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First-time buyers: top tips to help you buy your first home

Buying your first home can be an exciting but sometimes a daunting experience. Follow our top tips to avoid the pitfalls

Being aware of the pitfalls at the start of the first-time buyers process means you are more likely to side-step them. Here are nine classic things to look out for when you decide you want to buy your first home.


Sometimes FTBs do things in the reverse order. They look at houses and get their hopes up in terms of what they can afford to buy, without first getting mortgage approval in principle from a lender. Then when it comes to seeking a loan, they discover they do not meet the criteria for a mortgage or find that they can borrow only a fraction of what they thought they could. Talk to a bank or lending provider at the early stages of house hunting, to gauge what it is you can borrow and what you need to do to fulfil all criteria.




Having your heart set on a property you can’t afford can be heartbreaking so it’s important to be realistic about what you can afford and what is available. This can sometimes mean compromising on your dream home. There’s no point in having your heart set on an apartment in a prime part of Dublin’s docklands or in a pricey coastal neighbourhood where you grew up if it is wildly outside your price range. However, you might find something within reasonable walking distance that’s more affordable.


Splurging on holidays or meals out is a no-no if you are trying to impress the banks when it comes to applying for a loan. Banks look for “clean” current and saving accounts and whilst you might tick all other boxes when it comes to the kind of criteria you need to meet in order to secure a mortgage, constant spending and dipping into savings will make a lending provider nervous.


Only considering what you need now and not thinking about what you might need in three to four years’ time is something to be mindful of. A two-bedroom apartment might be fine for now but if you are planning on starting or expanding your family down the line, you are probably going to require more space. If you are buying a house, is there scope to extend in the future?  Not buying close to the right amenities falls under this too. Being close to bars and restaurants might seem like the ideal situation right now, but you are going to require schools, outdoor amenities and shopping facilities if you decide to start a family.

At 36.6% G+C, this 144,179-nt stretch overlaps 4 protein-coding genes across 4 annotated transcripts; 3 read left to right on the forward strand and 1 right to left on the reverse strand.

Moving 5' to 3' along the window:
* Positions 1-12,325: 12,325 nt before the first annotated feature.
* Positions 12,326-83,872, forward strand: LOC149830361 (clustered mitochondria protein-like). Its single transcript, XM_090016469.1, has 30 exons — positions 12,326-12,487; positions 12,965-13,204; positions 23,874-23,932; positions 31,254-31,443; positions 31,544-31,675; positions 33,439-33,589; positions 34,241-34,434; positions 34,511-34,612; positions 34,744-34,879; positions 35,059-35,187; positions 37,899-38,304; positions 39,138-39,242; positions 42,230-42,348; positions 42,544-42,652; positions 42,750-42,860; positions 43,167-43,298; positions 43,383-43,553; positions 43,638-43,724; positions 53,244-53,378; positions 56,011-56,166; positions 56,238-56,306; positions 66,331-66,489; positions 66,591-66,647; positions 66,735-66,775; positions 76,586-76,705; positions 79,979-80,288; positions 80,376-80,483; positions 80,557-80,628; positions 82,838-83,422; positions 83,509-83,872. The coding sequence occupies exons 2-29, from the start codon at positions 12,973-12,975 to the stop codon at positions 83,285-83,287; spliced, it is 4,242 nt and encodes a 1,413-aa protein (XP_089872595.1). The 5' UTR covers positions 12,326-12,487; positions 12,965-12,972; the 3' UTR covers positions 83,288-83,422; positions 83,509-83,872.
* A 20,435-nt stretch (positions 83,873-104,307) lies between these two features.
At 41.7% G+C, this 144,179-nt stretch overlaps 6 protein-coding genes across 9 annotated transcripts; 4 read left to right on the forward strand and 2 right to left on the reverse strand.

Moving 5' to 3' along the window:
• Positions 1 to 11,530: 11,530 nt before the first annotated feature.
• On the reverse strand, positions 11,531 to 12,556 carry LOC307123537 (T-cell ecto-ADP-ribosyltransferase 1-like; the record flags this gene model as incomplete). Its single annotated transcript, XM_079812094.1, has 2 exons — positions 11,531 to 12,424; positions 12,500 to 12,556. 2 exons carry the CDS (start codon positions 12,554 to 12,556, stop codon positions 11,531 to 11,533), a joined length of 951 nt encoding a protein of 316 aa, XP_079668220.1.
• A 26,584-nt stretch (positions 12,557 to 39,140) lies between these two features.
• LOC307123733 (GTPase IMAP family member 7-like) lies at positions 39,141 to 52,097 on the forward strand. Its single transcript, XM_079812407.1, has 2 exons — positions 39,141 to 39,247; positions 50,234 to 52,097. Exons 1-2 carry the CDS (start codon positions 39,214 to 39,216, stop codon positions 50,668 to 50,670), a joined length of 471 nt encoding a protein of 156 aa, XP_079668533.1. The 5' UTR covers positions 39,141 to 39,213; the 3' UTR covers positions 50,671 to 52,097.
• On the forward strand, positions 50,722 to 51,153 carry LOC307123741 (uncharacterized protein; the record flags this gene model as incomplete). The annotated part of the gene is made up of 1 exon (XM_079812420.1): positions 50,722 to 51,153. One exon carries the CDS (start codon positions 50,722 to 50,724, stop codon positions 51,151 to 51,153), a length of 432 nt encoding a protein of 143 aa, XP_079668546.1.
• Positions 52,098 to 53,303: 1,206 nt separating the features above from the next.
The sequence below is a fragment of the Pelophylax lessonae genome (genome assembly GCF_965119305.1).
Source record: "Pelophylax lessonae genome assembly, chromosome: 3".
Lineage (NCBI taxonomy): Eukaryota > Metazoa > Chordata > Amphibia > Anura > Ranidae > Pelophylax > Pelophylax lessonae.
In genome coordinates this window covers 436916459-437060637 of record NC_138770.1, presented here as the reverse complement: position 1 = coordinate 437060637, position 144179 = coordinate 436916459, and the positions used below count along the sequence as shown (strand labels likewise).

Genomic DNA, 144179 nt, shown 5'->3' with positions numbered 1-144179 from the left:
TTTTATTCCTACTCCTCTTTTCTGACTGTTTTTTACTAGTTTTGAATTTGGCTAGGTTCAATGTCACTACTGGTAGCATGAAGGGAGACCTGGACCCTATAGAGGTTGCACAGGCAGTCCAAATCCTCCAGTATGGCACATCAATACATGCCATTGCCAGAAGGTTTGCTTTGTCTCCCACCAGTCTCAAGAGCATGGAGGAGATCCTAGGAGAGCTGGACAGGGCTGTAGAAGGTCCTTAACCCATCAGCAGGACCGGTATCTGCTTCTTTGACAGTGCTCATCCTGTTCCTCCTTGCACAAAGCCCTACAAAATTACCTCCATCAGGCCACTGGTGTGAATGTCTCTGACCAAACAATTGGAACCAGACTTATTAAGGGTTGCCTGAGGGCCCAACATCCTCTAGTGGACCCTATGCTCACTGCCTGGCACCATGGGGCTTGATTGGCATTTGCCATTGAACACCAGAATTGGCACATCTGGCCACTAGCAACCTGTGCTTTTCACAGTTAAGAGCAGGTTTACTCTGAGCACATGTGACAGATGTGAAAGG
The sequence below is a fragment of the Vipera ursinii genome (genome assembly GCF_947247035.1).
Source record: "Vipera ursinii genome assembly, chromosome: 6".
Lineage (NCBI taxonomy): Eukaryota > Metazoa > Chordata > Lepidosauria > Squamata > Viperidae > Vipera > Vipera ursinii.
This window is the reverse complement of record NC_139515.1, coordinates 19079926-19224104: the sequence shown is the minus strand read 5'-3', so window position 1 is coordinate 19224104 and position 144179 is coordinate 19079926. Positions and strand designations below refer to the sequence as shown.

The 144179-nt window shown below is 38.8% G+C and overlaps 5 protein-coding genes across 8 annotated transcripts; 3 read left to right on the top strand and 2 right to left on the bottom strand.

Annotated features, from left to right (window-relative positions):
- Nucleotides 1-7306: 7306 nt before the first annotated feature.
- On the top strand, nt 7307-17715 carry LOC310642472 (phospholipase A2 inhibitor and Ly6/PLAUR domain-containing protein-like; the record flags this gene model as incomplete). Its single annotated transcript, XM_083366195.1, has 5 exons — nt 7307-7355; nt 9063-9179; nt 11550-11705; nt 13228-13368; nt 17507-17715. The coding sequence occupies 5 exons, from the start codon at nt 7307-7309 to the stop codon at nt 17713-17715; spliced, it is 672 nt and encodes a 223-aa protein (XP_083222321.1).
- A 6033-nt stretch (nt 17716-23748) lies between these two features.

There are a number of extra costs involved in buying a property that many first-time buyers don’t consider or factor in to the overall price of the house. These include home insurance, estate agents fees, legal fees, property tax and management fees. Management fees in particular can be a sizeable sum of money each month so make sure to check out what the monthly outgoings will be once the property is yours.


Not choosing the right type of mortgage can leave you paying above and beyond for years to come. Make sure you speak to the lending provider about the types of mortgages that are available to you. There are mobile managers who can visit you at a time that is convenient, or you can speak on the phone or make an appointment to chat to a mortgage manager in the bank.


It’s important to visit an area and the property you like there multiple times. You might visit the location several times during the day, only to discover on your first night in your dream home that the area is a hub for late night anti-social behaviour. Talk to locals, shop assistants, even the postman, in order to get a general idea of what the neighbourhood is like. It’s also a good idea to look up the development plans in your area to see what’s in the planning pipeline. These are freely available at your local county council offices or online. Maybe talk to Gardai or check out crime stats in the area and see if there is a Neighbourhood Watch scheme set up in your district.


You may love the property you are bidding on but set yourself a limit of what you are going to pay and don’t stray from that. Take the time to think about what the property is really worth to you, and hold firm on that.


Scrimping on a structural surveyor is something some first-time buyers do, but is a huge no-no. This is probably the most important money you will spend when buying a property, and those who skip it often live to regret it. On the face of it, your dream home might look picture perfect but get a properly qualified surveyor in and they could find damp, pyrite or even the presence of vermin. Check out other potential issues in the area; is the house built on a flood plain, are there plans to build something significant close by, leading to years of traffic disruption and noise pollution? Likewise, choose a solicitor that is well versed in conveyancing law.